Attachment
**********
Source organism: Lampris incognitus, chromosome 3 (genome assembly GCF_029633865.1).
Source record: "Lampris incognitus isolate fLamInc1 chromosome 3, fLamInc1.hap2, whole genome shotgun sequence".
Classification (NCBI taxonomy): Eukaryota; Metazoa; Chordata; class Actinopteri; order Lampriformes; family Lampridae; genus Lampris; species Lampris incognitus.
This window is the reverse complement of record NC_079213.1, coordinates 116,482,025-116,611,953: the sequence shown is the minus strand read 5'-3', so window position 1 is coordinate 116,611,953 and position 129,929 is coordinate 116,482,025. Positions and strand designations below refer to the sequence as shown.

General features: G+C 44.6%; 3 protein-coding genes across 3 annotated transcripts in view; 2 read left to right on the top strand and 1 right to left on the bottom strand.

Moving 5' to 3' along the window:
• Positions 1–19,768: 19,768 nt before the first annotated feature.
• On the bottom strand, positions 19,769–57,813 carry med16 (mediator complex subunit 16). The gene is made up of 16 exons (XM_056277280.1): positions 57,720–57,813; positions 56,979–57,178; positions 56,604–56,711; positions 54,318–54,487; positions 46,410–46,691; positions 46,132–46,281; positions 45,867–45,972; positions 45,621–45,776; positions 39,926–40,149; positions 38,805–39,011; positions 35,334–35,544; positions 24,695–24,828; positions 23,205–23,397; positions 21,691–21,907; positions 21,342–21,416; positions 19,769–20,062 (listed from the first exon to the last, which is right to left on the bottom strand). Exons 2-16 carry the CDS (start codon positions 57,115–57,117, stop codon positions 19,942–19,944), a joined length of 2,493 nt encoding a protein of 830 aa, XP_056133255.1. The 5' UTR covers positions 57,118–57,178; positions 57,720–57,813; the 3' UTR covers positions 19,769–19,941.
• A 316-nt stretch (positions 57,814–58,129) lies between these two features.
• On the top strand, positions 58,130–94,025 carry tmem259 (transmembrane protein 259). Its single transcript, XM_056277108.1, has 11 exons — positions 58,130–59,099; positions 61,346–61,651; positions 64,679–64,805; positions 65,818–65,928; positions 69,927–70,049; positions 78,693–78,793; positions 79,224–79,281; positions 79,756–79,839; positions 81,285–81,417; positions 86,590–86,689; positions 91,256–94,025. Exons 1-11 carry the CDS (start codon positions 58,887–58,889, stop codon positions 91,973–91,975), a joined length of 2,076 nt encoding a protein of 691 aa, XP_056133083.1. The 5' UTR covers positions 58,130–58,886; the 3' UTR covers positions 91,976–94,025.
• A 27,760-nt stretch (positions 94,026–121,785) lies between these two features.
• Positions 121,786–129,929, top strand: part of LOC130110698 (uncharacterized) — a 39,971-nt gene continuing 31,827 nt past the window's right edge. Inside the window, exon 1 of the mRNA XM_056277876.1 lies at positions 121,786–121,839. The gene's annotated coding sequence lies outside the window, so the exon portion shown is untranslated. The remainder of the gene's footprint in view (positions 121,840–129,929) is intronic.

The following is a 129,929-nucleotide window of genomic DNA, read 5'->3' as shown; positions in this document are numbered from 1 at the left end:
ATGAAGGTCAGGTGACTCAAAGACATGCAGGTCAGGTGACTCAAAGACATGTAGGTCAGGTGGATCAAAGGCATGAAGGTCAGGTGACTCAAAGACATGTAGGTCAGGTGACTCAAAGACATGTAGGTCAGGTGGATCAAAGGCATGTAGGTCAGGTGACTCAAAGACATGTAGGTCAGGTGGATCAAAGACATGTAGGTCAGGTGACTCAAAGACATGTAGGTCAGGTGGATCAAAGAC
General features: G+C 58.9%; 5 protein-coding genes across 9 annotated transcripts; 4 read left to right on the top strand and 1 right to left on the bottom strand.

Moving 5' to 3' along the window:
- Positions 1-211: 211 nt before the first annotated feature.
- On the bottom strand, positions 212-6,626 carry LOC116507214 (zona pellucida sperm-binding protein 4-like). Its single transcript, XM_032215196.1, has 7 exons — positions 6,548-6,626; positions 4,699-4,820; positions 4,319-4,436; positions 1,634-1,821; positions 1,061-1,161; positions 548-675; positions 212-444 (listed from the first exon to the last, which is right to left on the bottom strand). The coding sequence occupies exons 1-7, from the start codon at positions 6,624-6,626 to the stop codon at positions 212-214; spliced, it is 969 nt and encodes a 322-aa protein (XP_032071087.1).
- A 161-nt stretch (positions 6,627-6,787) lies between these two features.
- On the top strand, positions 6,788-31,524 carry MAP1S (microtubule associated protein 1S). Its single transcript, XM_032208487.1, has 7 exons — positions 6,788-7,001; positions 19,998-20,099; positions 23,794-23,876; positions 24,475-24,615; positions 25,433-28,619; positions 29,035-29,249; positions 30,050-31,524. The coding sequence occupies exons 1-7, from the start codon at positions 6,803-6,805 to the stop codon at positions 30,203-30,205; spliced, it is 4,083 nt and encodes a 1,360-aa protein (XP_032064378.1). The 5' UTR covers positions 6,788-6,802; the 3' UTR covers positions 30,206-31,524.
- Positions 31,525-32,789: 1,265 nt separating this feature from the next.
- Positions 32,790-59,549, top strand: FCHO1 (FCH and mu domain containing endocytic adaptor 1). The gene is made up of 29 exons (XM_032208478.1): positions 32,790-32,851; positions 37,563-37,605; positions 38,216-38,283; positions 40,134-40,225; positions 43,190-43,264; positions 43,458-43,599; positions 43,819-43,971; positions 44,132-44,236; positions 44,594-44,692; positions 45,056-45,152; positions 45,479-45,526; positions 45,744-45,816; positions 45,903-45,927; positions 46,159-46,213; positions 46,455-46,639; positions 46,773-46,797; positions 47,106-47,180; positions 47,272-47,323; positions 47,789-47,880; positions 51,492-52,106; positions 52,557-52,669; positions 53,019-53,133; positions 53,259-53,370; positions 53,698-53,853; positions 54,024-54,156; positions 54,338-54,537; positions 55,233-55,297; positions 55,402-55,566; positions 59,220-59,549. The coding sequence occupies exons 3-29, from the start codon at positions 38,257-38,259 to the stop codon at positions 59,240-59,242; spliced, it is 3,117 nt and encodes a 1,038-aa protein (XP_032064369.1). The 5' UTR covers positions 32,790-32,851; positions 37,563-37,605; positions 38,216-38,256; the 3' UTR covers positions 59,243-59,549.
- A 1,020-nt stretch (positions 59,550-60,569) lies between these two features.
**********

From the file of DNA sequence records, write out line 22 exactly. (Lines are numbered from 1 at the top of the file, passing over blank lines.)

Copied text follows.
- Positions 32,790-59,549, top strand: FCHO1 (FCH and mu domain containing endocytic adaptor 1). The gene is made up of 29 exons (XM_032208478.1): positions 32,790-32,851; positions 37,563-37,605; positions 38,216-38,283; positions 40,134-40,225; positions 43,190-43,264; positions 43,458-43,599; positions 43,819-43,971; positions 44,132-44,236; positions 44,594-44,692; positions 45,056-45,152; positions 45,479-45,526; positions 45,744-45,816; positions 45,903-45,927; positions 46,159-46,213; positions 46,455-46,639; positions 46,773-46,797; positions 47,106-47,180; positions 47,272-47,323; positions 47,789-47,880; positions 51,492-52,106; positions 52,557-52,669; positions 53,019-53,133; positions 53,259-53,370; positions 53,698-53,853; positions 54,024-54,156; positions 54,338-54,537; positions 55,233-55,297; positions 55,402-55,566; positions 59,220-59,549. The coding sequence occupies exons 3-29, from the start codon at positions 38,257-38,259 to the stop codon at positions 59,240-59,242; spliced, it is 3,117 nt and encodes a 1,038-aa protein (XP_032064369.1). The 5' UTR covers positions 32,790-32,851; positions 37,563-37,605; positions 38,216-38,256; the 3' UTR covers positions 59,243-59,549.